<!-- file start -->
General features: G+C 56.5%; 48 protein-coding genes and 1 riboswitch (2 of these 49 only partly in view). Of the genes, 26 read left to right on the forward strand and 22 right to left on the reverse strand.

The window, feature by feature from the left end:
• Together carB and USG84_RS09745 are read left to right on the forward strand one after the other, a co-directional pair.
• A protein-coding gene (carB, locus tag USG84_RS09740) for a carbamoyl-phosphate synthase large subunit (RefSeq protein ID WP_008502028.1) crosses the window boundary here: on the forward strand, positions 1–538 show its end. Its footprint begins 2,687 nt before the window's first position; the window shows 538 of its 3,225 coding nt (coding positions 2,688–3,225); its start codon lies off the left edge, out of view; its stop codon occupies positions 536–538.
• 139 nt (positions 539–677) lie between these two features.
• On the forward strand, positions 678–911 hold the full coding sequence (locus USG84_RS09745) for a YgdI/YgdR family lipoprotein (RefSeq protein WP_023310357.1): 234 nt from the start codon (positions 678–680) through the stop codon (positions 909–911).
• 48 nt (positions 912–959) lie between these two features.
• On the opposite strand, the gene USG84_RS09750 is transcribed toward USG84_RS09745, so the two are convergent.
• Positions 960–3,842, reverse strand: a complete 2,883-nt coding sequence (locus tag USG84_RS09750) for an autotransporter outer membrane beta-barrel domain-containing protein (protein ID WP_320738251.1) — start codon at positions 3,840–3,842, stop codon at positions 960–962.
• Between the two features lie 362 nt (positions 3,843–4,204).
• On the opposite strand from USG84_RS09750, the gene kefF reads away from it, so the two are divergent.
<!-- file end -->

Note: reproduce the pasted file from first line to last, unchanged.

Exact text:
General features: G+C 56.5%; 48 protein-coding genes and 1 riboswitch (2 of these 49 only partly in view). Of the genes, 26 read left to right on the forward strand and 22 right to left on the reverse strand.

The window, feature by feature from the left end:
• Together carB and USG84_RS09745 are read left to right on the forward strand one after the other, a co-directional pair.
• A protein-coding gene (carB, locus tag USG84_RS09740) for a carbamoyl-phosphate synthase large subunit (RefSeq protein ID WP_008502028.1) crosses the window boundary here: on the forward strand, positions 1–538 show its end. Its footprint begins 2,687 nt before the window's first position; the window shows 538 of its 3,225 coding nt (coding positions 2,688–3,225); its start codon lies off the left edge, out of view; its stop codon occupies positions 536–538.
• 139 nt (positions 539–677) lie between these two features.
• On the forward strand, positions 678–911 hold the full coding sequence (locus USG84_RS09745) for a YgdI/YgdR family lipoprotein (RefSeq protein WP_023310357.1): 234 nt from the start codon (positions 678–680) through the stop codon (positions 909–911).
• 48 nt (positions 912–959) lie between these two features.
• On the opposite strand, the gene USG84_RS09750 is transcribed toward USG84_RS09745, so the two are convergent.
• Positions 960–3,842, reverse strand: a complete 2,883-nt coding sequence (locus tag USG84_RS09750) for an autotransporter outer membrane beta-barrel domain-containing protein (protein ID WP_320738251.1) — start codon at positions 3,840–3,842, stop codon at positions 960–962.
• Between the two features lie 362 nt (positions 3,843–4,204).
• On the opposite strand from USG84_RS09750, the gene kefF reads away from it, so the two are divergent.